Destination: Chengdu, China (Sichuan Province)
Number of Days Spent: 4 days
Where we stayed: Chengdu Lazy Bones Boutique Hostel – about $20 for a private double with ensuite bathroom (with free breakfast & wifi) – We really liked this new hostel. It was very clean, quiet and centrally located on multiple bus lines (near the soon to be metro as well). The free bike tour is not to be missed, we had a terrific time exploring the streets and markets of Chengdu with the friendly guide. She even hooked us up with some super spicy mouth-numbing Sichuan lunch dishes. Please don’t miss it if you are staying here. The other tours, including the countryside tour, received rave reviews from other travelers. We booked the panda tour with them and it was ok but had more of a “tour” type feeling to it as it was combined with quite a few people from their sister hostel, Mix. Still, it well worthwhile as it was the only way short of a taxi to get to the pandas in the early morning. We really enjoyed our hostel, but Chengdu is one of those rare places were competition in the hostel segment has really taken over. We heard good reports from nearly every person we met about their respective hostel so I think that most choices would be just fine.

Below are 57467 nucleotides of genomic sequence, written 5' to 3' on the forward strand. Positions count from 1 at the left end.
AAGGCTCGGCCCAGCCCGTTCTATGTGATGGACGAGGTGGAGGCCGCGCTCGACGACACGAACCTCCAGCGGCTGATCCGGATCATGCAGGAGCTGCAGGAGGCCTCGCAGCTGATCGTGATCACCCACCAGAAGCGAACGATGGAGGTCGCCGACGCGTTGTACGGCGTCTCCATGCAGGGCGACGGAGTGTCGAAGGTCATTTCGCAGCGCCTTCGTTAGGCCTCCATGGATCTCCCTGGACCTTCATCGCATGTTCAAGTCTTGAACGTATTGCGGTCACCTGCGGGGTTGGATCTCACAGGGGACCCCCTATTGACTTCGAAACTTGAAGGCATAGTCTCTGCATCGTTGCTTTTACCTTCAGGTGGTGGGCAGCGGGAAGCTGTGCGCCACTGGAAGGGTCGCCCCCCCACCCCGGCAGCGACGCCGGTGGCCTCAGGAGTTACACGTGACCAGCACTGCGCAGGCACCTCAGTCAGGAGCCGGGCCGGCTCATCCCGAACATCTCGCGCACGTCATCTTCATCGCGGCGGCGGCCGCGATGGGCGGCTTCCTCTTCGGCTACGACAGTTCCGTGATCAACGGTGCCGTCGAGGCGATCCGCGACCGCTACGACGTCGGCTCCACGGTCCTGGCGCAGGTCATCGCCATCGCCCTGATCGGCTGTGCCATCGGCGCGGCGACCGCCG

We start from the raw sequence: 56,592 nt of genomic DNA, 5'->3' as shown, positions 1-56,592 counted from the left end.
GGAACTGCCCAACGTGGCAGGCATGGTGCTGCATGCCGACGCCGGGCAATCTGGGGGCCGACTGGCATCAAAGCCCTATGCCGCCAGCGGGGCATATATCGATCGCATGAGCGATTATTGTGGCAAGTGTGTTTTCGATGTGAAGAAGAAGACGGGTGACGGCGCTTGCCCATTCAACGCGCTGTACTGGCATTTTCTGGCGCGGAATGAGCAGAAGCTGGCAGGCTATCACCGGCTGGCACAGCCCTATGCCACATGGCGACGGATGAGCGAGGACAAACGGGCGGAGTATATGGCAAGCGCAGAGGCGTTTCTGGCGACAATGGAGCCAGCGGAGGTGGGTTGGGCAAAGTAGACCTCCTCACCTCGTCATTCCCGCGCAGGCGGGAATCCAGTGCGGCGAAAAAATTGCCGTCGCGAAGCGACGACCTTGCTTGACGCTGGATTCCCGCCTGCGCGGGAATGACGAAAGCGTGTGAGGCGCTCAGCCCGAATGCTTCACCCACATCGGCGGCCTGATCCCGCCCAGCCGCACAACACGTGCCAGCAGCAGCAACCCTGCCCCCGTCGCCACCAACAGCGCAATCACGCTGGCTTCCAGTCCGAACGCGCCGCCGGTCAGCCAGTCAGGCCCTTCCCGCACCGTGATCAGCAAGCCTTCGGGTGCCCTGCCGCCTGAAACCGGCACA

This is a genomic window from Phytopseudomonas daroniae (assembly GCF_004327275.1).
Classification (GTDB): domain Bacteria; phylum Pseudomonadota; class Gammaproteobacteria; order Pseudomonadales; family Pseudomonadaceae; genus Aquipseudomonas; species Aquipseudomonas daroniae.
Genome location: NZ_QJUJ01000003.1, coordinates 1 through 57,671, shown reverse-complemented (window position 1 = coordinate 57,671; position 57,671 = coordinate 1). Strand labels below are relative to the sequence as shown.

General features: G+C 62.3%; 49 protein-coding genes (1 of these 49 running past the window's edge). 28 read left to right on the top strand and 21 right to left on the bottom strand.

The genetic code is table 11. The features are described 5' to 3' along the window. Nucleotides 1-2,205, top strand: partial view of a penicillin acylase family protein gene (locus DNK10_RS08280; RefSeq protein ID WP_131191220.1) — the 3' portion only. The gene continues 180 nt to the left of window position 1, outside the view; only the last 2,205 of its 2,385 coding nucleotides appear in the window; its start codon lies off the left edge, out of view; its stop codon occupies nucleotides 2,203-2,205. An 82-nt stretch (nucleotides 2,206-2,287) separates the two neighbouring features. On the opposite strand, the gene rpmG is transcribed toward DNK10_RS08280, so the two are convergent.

Best restaurant: Tracy Loves Sichuan food, the spicier the better. We only had 1 bad meal in Chengdu (see below for our chicken head story). While Jason could live out his days content without the numbing effects of the Sichuan peppercorn, Tracy could not get enough.
Best of: We came to Chengdu to see the pandas but the city is so much more than that. We walked away thinking that we could have spent a lot more time there. It’s such a laid-back, clean city with a vibrant tea culture. We whiled away hours playing cards and sipping on tea just like the locals in the park! No matter your personal traveling style – from grungy backpacker to high budget vacations, the city of Chengdu should get some strong consideration for any extended itinerary in China.
Other Amusements: More Chinglish signs and an interesting baby-carrier…